Toys R Us set to go public again with $800m flotation
US retailer Toys R Us said it planned to become a public company again - with a flotation it hopes will raise up to $800m (£554m).
The company was taken out of public ownership in 2006, when it was bought by a consortium including private equity firms.
The move would be one of the largest retail initial public offerings (IPOs) for several years.
Toys R Us has seen profits improve, despite the recession.
Analysts say much of the turnaround is due to chief executive Jerry Storch, who has modernised stores and improved customer service since joining the firm after the 2006 takeover.
The timing for the IPO made sense because the toy industry was doing well, with Toys R Us taking market share from key competitors such as Target and Wal-Mart, said BMO Capital Markets analyst Gerrick Johnson.
However, US flotations so far this year have not all been huge successes.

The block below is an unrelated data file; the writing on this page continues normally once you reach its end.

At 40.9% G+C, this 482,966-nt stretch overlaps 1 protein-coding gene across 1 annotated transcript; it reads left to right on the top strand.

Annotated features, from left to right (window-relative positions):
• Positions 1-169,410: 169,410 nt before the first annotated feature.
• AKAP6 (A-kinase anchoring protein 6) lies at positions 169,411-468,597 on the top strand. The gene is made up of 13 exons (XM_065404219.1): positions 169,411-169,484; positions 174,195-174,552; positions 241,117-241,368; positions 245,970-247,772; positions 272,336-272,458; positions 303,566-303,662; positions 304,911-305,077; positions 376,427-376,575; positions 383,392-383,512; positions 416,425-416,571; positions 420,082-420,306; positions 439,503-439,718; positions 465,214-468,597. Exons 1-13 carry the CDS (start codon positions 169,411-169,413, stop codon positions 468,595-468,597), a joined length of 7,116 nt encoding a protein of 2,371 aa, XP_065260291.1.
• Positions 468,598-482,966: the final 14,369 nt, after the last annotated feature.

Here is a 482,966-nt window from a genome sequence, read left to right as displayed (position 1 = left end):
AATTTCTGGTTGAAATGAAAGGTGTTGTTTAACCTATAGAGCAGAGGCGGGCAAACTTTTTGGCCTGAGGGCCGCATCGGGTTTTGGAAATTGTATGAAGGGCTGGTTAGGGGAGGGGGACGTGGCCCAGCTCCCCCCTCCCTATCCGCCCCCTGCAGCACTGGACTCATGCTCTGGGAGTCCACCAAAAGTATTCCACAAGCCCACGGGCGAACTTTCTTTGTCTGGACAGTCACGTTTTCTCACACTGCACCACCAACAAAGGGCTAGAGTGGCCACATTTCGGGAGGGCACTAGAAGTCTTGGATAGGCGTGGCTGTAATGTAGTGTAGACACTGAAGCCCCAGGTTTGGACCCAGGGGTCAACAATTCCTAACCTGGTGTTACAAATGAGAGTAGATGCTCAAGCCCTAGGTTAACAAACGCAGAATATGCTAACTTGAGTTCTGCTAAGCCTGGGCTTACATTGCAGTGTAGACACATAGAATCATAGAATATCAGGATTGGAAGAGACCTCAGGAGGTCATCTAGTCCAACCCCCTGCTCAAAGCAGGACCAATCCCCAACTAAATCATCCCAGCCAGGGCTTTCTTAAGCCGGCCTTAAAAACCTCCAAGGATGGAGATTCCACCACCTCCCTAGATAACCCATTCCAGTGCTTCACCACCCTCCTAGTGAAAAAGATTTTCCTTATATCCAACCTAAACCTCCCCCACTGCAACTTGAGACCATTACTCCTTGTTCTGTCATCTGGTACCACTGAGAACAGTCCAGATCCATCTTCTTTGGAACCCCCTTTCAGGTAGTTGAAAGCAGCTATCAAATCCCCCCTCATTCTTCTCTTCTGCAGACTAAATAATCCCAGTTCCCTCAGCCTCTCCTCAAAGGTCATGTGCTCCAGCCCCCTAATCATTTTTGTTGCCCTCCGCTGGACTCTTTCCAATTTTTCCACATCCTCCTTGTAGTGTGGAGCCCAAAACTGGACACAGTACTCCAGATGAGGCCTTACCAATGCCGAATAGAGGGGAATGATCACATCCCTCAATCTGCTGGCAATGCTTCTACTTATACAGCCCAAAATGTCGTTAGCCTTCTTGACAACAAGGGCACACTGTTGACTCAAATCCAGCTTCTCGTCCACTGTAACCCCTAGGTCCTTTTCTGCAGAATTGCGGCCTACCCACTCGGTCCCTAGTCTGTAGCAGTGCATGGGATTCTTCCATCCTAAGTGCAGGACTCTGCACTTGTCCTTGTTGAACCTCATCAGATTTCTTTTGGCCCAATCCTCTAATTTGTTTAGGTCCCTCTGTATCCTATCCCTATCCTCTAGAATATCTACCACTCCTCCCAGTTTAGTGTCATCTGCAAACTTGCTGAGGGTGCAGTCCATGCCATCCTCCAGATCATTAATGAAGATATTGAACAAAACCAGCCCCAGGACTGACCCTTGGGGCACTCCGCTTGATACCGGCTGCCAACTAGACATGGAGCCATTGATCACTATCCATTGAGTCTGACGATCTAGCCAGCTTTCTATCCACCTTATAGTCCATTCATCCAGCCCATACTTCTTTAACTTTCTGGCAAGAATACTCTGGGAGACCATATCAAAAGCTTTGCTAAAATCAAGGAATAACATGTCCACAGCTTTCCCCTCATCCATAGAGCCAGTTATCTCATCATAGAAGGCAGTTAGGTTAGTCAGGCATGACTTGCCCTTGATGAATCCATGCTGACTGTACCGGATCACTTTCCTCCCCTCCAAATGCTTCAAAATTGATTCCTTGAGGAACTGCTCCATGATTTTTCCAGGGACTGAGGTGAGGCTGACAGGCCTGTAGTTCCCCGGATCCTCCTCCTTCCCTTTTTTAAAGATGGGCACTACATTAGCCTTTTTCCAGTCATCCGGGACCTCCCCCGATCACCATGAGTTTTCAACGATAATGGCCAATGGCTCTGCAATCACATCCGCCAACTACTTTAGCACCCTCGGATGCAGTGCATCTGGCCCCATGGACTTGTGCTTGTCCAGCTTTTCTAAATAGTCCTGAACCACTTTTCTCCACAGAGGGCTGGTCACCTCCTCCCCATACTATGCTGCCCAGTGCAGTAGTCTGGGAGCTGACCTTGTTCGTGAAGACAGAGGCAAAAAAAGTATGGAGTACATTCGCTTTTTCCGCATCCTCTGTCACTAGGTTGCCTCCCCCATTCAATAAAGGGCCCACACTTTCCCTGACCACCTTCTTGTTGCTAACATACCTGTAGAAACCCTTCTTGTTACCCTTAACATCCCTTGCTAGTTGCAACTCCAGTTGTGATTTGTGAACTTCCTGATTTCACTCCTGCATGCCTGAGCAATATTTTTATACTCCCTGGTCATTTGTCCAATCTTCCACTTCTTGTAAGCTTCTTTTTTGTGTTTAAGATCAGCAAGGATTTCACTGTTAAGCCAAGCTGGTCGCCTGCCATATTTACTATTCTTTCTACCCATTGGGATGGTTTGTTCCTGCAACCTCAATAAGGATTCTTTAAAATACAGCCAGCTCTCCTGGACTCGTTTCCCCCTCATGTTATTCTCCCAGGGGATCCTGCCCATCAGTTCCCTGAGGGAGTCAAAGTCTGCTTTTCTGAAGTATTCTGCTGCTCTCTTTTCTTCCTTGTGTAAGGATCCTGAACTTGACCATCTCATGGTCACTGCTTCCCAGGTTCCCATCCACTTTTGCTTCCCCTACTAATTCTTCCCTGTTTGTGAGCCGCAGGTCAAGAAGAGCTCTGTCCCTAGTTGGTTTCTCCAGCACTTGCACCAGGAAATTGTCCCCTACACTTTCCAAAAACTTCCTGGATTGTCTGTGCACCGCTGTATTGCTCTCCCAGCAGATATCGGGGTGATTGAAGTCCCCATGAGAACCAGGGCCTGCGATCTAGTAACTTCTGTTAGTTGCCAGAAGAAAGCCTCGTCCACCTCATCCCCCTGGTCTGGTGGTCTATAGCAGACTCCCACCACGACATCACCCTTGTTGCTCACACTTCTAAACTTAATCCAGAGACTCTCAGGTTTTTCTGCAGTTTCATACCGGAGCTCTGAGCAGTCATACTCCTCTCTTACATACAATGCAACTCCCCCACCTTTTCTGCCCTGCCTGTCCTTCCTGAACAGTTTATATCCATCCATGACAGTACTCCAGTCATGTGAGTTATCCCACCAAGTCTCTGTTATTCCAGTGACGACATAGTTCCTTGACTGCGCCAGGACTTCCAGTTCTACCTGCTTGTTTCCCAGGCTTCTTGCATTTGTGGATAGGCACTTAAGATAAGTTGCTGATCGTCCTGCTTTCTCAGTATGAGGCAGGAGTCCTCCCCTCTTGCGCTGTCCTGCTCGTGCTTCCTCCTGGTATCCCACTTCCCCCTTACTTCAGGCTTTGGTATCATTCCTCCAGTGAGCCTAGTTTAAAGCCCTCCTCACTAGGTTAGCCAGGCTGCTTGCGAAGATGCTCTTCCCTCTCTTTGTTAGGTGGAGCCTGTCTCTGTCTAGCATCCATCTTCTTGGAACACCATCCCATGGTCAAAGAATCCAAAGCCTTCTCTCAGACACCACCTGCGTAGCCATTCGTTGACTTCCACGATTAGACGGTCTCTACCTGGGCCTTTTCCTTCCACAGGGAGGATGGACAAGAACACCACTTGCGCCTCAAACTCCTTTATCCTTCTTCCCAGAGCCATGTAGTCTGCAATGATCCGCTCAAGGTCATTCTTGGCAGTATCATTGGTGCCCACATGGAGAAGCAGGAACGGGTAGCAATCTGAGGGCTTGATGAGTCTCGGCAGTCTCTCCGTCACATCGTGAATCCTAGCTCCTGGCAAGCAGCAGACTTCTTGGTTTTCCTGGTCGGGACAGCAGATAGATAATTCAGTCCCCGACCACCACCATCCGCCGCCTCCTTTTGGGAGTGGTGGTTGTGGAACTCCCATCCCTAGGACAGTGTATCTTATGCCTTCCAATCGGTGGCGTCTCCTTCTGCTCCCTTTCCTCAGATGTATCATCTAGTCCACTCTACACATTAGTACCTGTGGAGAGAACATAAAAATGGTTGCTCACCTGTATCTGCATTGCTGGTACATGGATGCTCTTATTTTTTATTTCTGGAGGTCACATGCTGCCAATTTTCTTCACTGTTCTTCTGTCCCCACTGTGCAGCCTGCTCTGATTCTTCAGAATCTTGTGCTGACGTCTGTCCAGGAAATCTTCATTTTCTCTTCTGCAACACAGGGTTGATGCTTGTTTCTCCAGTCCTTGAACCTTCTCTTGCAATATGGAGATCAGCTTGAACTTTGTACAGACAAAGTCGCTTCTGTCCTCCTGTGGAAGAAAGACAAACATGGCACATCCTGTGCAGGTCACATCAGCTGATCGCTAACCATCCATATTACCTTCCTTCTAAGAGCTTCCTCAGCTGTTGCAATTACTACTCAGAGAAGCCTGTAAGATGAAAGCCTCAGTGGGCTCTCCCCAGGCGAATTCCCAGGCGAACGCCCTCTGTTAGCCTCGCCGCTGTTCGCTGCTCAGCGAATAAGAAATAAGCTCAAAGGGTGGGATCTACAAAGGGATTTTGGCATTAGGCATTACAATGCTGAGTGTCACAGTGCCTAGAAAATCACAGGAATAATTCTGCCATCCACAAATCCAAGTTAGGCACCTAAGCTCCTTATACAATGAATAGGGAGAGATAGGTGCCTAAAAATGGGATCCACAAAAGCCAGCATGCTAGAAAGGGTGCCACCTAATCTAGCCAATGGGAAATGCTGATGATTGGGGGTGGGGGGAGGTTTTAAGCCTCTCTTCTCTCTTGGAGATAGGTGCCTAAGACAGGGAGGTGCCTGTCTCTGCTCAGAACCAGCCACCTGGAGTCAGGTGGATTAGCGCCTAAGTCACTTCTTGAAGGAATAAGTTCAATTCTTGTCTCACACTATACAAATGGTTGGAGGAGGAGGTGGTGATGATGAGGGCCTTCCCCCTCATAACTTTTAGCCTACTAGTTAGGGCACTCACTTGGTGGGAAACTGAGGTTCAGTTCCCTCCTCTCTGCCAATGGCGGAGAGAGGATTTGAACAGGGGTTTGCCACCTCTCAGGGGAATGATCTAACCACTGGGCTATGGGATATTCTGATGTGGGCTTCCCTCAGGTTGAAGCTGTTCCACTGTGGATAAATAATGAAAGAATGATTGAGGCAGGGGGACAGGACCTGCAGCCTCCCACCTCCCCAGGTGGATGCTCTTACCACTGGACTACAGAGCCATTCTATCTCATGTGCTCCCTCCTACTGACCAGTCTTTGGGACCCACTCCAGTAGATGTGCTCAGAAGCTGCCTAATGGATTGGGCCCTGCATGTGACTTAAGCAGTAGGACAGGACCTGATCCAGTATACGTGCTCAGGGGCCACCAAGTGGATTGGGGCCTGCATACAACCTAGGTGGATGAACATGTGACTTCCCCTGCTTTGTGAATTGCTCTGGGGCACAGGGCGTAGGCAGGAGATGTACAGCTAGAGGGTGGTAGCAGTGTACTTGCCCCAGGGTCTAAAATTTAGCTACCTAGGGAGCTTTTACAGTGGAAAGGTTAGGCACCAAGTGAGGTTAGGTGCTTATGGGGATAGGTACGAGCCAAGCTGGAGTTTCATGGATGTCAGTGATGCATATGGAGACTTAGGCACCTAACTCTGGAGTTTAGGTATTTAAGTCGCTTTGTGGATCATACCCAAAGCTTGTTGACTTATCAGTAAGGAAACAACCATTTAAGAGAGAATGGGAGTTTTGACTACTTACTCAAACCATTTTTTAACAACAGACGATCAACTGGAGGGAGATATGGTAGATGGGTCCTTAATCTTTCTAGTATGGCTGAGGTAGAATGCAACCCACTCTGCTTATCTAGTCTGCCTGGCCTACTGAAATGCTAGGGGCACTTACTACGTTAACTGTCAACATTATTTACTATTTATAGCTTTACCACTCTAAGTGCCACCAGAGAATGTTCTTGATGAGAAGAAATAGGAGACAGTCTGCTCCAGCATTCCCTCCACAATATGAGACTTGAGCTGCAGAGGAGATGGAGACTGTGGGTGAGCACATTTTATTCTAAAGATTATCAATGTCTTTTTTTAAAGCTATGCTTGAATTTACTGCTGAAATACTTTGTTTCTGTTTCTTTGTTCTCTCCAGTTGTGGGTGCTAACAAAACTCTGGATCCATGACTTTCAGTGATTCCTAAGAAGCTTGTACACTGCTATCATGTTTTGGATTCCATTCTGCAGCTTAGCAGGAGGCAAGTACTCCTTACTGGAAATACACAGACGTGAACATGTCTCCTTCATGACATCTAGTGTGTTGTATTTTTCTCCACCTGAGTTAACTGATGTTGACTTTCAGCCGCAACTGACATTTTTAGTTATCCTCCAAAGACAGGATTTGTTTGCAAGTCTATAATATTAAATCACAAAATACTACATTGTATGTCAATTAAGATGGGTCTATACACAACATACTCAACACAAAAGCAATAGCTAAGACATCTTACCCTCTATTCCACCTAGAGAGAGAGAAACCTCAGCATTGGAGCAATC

For the 12 to have taken place in 2010, shares have fallen by an average of 5% according to figures by Renaissance Capital.
This meant that, while Toys R Us was a strong brand, "potential IPO investors are really going to push for a discount," said Renaissance' s director of research, Paul Bard.
Toys R Us has its origins in a firm called Children's Bargain Town - a Washington DC children's furniture store opened in 1948. It took the Toys R Us name in 1957.
Based in New Jersey, it first went public in 1978 and operates or licenses more than 1,500 stores.
It has faced pressure from rival stores and the internet - having not made forays into online retail until 2006.
In the year to the end of January, its profits rose to $312m from $218m a year earlier, despite its sales falling slightly.